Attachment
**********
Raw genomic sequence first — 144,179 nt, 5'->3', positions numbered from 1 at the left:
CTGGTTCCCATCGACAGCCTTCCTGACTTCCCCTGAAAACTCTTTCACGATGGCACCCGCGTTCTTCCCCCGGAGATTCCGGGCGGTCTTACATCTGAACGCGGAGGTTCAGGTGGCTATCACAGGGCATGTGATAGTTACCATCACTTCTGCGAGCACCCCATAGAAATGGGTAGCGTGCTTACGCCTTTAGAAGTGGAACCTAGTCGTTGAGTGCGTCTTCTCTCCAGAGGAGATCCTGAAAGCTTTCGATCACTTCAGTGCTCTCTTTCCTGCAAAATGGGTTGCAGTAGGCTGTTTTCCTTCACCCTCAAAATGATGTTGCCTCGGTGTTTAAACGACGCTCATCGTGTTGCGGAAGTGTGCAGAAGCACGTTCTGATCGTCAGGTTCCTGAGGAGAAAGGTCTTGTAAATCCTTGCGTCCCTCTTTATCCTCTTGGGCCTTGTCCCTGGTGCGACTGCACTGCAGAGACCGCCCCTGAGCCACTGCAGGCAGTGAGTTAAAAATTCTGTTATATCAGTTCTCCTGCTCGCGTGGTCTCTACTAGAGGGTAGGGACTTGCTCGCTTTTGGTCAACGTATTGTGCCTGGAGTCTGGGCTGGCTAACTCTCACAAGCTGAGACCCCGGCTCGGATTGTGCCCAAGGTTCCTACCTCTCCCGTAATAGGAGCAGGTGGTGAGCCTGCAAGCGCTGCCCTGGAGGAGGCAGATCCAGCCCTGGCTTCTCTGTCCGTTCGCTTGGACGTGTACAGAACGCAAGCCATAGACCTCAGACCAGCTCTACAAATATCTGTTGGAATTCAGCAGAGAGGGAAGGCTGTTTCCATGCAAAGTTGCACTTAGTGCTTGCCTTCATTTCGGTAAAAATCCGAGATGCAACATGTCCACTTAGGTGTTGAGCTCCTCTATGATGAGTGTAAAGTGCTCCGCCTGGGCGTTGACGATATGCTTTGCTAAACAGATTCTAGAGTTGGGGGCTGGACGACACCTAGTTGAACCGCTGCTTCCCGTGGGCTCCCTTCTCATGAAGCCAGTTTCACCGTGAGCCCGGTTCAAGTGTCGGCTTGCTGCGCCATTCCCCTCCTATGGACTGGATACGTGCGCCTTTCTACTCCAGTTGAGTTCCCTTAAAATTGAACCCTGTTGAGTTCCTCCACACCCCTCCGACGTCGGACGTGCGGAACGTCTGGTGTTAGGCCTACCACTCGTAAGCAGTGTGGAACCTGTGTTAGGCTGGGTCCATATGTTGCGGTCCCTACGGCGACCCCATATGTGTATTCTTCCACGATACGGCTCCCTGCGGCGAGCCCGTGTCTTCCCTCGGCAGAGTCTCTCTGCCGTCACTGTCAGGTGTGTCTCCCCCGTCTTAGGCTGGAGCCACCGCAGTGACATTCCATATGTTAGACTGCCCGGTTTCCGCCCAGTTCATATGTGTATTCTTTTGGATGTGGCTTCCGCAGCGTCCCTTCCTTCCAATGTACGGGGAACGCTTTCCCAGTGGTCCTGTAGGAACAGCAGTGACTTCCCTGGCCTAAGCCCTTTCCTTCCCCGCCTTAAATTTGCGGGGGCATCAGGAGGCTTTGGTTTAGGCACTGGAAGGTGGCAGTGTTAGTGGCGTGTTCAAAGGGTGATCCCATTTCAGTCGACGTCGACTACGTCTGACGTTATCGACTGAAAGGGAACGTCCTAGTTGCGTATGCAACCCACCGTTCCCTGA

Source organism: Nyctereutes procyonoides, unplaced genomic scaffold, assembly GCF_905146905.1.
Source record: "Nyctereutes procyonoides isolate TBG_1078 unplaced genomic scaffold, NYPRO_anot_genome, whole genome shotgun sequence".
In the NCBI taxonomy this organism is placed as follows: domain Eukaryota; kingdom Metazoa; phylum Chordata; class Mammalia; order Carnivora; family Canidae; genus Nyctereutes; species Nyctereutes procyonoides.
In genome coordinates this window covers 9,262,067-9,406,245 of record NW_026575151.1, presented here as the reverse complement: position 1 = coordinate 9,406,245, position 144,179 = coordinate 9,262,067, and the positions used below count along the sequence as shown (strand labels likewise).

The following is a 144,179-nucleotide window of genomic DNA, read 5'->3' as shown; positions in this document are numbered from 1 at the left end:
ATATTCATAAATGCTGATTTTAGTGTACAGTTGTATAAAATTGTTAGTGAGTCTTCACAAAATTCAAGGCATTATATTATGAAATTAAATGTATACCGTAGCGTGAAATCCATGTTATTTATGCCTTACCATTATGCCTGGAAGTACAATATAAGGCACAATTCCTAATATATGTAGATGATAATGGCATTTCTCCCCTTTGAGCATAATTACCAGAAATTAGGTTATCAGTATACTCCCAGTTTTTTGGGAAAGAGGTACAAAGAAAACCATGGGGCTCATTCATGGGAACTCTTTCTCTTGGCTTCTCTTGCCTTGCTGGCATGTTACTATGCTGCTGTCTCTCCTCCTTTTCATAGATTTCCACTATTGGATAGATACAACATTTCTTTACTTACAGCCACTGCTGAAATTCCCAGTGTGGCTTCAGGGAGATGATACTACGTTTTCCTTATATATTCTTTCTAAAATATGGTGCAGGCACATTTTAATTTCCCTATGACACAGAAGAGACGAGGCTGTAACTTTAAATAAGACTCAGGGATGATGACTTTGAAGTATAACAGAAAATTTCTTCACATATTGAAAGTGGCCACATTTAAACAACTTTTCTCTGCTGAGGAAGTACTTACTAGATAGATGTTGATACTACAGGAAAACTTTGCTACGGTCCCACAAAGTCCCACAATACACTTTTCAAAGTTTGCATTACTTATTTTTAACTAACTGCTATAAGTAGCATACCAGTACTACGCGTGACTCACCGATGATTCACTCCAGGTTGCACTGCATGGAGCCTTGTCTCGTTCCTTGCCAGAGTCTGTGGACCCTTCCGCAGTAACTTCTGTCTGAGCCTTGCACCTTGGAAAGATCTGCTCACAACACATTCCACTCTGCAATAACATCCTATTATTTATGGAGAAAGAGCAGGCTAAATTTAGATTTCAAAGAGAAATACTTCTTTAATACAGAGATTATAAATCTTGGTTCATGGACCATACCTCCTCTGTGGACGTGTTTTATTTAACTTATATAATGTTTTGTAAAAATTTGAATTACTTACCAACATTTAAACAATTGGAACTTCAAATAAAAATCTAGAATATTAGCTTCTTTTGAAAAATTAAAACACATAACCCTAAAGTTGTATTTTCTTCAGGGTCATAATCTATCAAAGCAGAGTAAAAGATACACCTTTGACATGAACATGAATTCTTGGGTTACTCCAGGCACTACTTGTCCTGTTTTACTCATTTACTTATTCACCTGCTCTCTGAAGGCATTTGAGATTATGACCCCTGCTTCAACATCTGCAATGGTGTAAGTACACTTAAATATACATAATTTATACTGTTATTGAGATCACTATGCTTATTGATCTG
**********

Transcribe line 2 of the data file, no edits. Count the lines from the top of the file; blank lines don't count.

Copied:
CTGGTTCCCATCGACAGCCTTCCTGACTTCCCCTGAAAACTCTTTCACGATGGCACCCGCGTTCTTCCCCCGGAGATTCCGGGCGGTCTTACATCTGAACGCGGAGGTTCAGGTGGCTATCACAGGGCATGTGATAGTTACCATCACTTCTGCGAGCACCCCATAGAAATGGGTAGCGTGCTTACGCCTTTAGAAGTGGAACCTAGTCGTTGAGTGCGTCTTCTCTCCAGAGGAGATCCTGAAAGCTTTCGATCACTTCAGTGCTCTCTTTCCTGCAAAATGGGTTGCAGTAGGCTGTTTTCCTTCACCCTCAAAATGATGTTGCCTCGGTGTTTAAACGACGCTCATCGTGTTGCGGAAGTGTGCAGAAGCACGTTCTGATCGTCAGGTTCCTGAGGAGAAAGGTCTTGTAAATCCTTGCGTCCCTCTTTATCCTCTTGGGCCTTGTCCCTGGTGCGACTGCACTGCAGAGACCGCCCCTGAGCCACTGCAGGCAGTGAGTTAAAAATTCTGTTATATCAGTTCTCCTGCTCGCGTGGTCTCTACTAGAGGGTAGGGACTTGCTCGCTTTTGGTCAACGTATTGTGCCTGGAGTCTGGGCTGGCTAACTCTCACAAGCTGAGACCCCGGCTCGGATTGTGCCCAAGGTTCCTACCTCTCCCGTAATAGGAGCAGGTGGTGAGCCTGCAAGCGCTGCCCTGGAGGAGGCAGATCCAGCCCTGGCTTCTCTGTCCGTTCGCTTGGACGTGTACAGAACGCAAGCCATAGACCTCAGACCAGCTCTACAAATATCTGTTGGAATTCAGCAGAGAGGGAAGGCTGTTTCCATGCAAAGTTGCACTTAGTGCTTGCCTTCATTTCGGTAAAAATCCGAGATGCAACATGTCCACTTAGGTGTTGAGCTCCTCTATGATGAGTGTAAAGTGCTCCGCCTGGGCGTTGACGATATGCTTTGCTAAACAGATTCTAGAGTTGGGGGCTGGACGACACCTAGTTGAACCGCTGCTTCCCGTGGGCTCCCTTCTCATGAAGCCAGTTTCACCGTGAGCCCGGTTCAAGTGTCGGCTTGCTGCGCCATTCCCCTCCTATGGACTGGATACGTGCGCCTTTCTACTCCAGTTGAGTTCCCTTAAAATTGAACCCTGTTGAGTTCCTCCACACCCCTCCGACGTCGGACGTGCGGAACGTCTGGTGTTAGGCCTACCACTCGTAAGCAGTGTGGAACCTGTGTTAGGCTGGGTCCATATGTTGCGGTCCCTACGGCGACCCCATATGTGTATTCTTCCACGATACGGCTCCCTGCGGCGAGCCCGTGTCTTCCCTCGGCAGAGTCTCTCTGCCGTCACTGTCAGGTGTGTCTCCCCCGTCTTAGGCTGGAGCCACCGCAGTGACATTCCATATGTTAGACTGCCCGGTTTCCGCCCAGTTCATATGTGTATTCTTTTGGATGTGGCTTCCGCAGCGTCCCTTCCTTCCAATGTACGGGGAACGCTTTCCCAGTGGTCCTGTAGGAACAGCAGTGACTTCCCTGGCCTAAGCCCTTTCCTTCCCCGCCTTAAATTTGCGGGGGCATCAGGAGGCTTTGGTTTAGGCACTGGAAGGTGGCAGTGTTAGTGGCGTGTTCAAAGGGTGATCCCATTTCAGTCGACGTCGACTACGTCTGACGTTATCGACTGAAAGGGAACGTCCTAGTTGCGTATGCAACCCACCGTTCCCTGA